While there has been progress in the fight for justice, that fight is far from over,
United States Attorney General Loretta Lynch told a packed sanctuary at Sixteenth Street Baptist Church on Sunday during her final speech before leaving office.
“We have come a long way in our struggle to build a society worthy of the promises set forth in our founding documents, but there is no doubt that we still have a long way to go,” she said.
Lynch was the featured speaker at a Martin Luther King Jr. commemoration program at the church made famous by the bombing that killed four little girls.
King’s life was a brief, she said, but one that left an enduring legacy.
Lynch said that the civil rights icon “labored tirelessly to obey the Word of God and to advance the cause of freedom. We gather to renew our commitment to Dr. King’s work in our own time: the work of creating a society that respects the rights and affirms the dignity of all people, regardless of color or creed, gender or ethnicity. That is the dream for which Martin Luther King Jr. gave his life. And it is the ideal towards which we must continue striving today.”
Lynch said the Sixteenth Street Baptist Church was a fitting venue to commemorate Dr. King noting that the church is a reminder that “freedom is not free” and individuals today must ensure that “the triumphs of the past remain intact for Americans of the future.”
Barriers to voting rights
Fifty years after the passage of the Voting Rights Act – “and 50 years after this very church was bombed for its role in the civil rights movement – an unspeakable act of malice that killed four little girls” — there are new attempts to build barriers to the voting booth, Lynch said.
There are threats to other places of worship, including anti-Semitic slurs painted on the walls of synagogues, and bomb threats and arson directed at mosques, she said.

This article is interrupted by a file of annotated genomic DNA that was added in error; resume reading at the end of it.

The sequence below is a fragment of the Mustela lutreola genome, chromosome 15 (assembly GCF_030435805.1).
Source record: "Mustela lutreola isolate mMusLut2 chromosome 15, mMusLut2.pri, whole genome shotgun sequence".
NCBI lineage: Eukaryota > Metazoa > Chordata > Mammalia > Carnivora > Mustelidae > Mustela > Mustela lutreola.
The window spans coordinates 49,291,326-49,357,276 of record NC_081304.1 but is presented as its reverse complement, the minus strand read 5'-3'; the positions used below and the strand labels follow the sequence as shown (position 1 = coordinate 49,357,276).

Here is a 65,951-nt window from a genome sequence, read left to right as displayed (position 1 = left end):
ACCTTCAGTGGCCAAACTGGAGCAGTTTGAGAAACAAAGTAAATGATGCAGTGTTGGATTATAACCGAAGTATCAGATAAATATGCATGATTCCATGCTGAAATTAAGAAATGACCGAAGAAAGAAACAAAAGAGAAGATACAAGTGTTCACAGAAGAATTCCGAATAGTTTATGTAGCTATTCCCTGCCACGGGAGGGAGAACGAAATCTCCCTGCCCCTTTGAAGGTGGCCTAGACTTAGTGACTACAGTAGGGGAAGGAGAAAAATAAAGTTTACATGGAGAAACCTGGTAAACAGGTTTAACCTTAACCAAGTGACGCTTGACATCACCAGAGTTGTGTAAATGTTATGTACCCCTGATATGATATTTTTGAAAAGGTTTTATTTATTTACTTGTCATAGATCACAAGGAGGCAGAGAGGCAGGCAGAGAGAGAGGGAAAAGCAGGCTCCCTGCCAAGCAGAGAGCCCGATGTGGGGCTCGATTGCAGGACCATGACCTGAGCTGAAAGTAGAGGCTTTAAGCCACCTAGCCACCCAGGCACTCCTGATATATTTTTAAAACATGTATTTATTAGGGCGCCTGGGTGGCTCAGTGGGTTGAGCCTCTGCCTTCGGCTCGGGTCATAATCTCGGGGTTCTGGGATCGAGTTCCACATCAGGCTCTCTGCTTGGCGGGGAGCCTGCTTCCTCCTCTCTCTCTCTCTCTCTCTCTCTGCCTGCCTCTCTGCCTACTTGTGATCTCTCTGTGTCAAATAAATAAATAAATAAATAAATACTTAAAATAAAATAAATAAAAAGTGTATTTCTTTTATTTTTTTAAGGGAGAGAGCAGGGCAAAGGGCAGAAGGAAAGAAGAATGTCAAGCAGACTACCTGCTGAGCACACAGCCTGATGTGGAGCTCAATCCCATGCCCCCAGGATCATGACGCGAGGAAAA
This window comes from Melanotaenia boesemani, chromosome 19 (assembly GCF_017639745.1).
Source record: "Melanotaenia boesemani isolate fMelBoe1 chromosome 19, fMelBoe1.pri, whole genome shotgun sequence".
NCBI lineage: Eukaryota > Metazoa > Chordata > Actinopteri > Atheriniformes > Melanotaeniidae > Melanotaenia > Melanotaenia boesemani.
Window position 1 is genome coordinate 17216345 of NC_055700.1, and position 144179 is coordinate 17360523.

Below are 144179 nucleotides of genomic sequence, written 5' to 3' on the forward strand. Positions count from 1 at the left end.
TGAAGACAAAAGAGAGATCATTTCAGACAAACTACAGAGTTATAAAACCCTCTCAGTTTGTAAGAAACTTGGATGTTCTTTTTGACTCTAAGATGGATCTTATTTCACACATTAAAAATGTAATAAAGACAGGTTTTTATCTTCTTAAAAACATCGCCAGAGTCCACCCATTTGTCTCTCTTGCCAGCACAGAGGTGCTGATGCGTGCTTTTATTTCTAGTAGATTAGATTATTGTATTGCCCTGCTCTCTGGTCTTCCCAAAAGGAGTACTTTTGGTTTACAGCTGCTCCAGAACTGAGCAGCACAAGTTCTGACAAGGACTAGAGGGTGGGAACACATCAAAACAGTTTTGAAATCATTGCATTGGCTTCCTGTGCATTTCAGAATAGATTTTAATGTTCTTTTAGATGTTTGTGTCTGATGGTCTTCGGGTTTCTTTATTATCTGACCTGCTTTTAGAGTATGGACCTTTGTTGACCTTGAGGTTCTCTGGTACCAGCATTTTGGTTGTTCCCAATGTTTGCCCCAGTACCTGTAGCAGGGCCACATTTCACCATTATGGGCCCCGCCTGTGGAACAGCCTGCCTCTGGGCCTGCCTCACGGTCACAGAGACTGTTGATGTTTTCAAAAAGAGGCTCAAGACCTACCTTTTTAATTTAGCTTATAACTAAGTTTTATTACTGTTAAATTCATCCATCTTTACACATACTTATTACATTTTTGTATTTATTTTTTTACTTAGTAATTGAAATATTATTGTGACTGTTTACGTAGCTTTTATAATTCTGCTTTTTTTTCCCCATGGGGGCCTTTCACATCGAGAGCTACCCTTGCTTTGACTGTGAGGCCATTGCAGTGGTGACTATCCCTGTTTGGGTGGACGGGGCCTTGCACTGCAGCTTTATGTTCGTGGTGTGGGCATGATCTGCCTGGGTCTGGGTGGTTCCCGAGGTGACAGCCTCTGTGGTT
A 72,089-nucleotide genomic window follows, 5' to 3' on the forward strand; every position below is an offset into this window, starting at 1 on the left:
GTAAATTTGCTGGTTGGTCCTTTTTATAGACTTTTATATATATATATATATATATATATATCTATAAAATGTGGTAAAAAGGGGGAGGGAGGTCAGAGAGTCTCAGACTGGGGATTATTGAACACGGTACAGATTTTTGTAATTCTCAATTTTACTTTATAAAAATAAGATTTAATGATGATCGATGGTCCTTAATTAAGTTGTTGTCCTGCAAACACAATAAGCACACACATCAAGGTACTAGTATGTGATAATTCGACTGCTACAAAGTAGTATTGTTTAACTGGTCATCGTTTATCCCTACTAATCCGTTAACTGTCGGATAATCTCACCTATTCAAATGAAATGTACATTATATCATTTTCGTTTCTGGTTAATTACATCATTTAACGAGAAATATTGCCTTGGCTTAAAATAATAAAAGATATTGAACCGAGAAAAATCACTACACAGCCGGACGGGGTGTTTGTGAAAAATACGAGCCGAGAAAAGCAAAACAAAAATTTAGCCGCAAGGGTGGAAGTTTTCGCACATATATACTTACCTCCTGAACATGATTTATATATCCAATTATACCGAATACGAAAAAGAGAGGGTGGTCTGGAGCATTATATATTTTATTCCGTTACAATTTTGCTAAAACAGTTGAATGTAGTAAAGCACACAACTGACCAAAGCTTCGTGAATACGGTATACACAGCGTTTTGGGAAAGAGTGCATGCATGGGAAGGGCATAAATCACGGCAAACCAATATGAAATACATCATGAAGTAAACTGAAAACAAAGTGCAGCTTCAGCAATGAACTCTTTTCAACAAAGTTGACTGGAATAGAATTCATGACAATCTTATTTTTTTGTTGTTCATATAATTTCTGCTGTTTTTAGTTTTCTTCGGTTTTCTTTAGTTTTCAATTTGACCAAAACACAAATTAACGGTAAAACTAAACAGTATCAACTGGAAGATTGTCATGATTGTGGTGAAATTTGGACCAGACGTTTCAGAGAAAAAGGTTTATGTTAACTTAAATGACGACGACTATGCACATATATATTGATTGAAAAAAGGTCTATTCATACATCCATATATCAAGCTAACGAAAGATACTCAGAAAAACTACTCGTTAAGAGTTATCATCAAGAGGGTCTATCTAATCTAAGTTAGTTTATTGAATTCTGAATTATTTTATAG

Lynch recalled the tragic shooting that claimed nine innocent lives during Bible study at Mother Emanuel AME in Charleston in 2015.
She expressed pride in the work of the Department of Justice under the Obama Administration. Partly because of the Matthew Shepard and James Byrd Jr. Hate Crimes Prevention Act that President Obama signed in 2009, she said DOJ has convicted more defendants on hate crimes charges than at any other time in history.
The attorney general did note that the Supreme Court’s decision in Shelby County has “significantly curtailed” the department’s ability to enforce the Voting Rights Act. “That does not mean we are standing still while states build new obstacles to the polling place,” she said.
Now is not the time to become complacent, Lynch said.
“I know that in our pursuit of a brighter future, we still face the headwinds of hatred, intolerance and injustice – winds that often seem to grow stronger the more we achieve,” she said. “There is no doubt that we face real and difficult obstacles in our ongoing quest for a more just and united future.
“But if there is one lesson we can draw from the life of Martin Luther King, it is that adversity is not a cause for despair. It is a call to action.”